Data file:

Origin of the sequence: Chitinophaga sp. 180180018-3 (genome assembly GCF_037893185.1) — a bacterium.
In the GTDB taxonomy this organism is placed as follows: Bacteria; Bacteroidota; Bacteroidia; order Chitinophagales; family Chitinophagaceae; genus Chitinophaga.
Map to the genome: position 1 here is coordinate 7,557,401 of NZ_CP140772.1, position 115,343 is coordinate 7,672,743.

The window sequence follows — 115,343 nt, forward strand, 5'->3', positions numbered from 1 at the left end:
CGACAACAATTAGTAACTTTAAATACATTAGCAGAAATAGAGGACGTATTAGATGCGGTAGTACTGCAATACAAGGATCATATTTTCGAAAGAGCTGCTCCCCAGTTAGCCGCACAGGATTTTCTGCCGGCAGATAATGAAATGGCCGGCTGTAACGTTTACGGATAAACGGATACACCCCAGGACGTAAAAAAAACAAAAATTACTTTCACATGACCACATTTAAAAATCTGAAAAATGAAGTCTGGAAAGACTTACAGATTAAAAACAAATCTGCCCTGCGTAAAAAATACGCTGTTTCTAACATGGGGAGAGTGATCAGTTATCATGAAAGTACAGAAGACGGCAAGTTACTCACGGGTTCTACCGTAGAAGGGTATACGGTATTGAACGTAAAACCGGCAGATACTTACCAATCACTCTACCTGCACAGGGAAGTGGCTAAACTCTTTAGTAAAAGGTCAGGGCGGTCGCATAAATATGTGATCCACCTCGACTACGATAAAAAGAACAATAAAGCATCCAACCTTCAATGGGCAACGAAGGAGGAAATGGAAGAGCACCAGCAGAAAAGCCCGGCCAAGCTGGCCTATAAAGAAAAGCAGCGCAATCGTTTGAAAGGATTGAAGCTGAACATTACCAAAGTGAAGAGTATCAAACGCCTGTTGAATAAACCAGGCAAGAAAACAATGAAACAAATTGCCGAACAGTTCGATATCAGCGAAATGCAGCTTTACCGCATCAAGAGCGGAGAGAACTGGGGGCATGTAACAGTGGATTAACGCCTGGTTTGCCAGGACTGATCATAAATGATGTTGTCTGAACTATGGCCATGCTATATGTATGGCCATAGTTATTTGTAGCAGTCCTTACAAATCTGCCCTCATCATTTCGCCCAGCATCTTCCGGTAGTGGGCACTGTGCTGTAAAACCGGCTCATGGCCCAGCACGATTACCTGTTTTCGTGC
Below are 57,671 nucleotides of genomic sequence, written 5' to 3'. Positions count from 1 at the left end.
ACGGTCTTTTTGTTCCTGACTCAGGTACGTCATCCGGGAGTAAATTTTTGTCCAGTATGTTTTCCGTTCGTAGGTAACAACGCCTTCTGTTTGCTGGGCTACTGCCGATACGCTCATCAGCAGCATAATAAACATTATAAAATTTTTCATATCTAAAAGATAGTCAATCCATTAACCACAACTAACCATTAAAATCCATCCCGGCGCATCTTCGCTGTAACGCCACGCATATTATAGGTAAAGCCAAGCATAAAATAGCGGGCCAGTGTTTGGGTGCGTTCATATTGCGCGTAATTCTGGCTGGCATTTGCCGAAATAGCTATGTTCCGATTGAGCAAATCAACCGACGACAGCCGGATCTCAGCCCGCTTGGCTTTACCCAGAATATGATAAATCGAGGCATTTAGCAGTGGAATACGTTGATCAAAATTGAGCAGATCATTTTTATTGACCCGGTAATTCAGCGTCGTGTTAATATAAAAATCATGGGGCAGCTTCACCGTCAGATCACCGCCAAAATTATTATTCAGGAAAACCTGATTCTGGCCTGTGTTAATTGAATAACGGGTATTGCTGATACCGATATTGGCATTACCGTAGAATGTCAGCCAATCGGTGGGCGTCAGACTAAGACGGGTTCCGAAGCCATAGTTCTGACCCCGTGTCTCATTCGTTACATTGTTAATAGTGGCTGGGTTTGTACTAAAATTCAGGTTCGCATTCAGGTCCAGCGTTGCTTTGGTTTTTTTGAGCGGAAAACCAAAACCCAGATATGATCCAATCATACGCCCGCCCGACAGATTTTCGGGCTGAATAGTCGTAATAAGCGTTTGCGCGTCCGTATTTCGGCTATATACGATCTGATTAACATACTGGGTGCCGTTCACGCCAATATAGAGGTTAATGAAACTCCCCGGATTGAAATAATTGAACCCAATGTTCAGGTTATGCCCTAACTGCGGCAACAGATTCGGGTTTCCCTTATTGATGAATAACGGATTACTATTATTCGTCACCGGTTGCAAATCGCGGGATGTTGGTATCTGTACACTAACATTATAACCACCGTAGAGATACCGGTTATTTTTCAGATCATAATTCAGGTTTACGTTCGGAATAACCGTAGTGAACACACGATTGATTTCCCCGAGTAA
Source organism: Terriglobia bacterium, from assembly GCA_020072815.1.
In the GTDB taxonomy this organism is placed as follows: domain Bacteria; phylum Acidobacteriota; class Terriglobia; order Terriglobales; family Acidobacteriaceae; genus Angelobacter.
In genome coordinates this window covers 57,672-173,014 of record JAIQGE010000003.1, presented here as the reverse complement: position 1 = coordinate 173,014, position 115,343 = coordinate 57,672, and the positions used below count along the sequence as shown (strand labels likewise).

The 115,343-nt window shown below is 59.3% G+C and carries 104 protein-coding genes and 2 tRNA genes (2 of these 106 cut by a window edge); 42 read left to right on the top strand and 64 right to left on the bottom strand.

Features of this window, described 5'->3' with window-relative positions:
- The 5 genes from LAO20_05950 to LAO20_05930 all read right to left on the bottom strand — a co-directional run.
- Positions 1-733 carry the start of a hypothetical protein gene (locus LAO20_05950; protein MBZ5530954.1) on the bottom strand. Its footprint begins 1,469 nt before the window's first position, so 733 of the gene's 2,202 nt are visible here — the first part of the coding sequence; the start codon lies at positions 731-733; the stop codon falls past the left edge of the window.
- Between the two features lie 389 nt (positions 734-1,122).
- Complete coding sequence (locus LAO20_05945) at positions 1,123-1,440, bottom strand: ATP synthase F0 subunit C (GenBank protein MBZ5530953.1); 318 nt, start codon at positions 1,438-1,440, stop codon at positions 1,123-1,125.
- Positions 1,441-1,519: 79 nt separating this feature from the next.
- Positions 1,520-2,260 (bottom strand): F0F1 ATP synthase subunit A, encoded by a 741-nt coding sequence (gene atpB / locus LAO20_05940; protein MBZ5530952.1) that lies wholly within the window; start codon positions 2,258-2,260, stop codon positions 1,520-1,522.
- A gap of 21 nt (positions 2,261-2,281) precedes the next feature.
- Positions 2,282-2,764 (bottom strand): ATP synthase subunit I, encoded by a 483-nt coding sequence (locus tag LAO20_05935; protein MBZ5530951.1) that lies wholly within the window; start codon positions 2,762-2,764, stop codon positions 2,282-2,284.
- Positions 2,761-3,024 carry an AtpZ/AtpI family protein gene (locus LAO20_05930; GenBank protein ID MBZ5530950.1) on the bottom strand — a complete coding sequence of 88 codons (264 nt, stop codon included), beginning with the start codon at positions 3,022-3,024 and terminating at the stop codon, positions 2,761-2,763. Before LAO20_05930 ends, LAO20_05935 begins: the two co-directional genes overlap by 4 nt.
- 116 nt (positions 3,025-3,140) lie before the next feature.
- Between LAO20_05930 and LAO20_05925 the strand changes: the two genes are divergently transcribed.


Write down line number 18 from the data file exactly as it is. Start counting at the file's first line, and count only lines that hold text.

- Positions 1,520-2,260 (bottom strand): F0F1 ATP synthase subunit A, encoded by a 741-nt coding sequence (gene atpB / locus LAO20_05940; protein MBZ5530952.1) that lies wholly within the window; start codon positions 2,258-2,260, stop codon positions 1,520-1,522.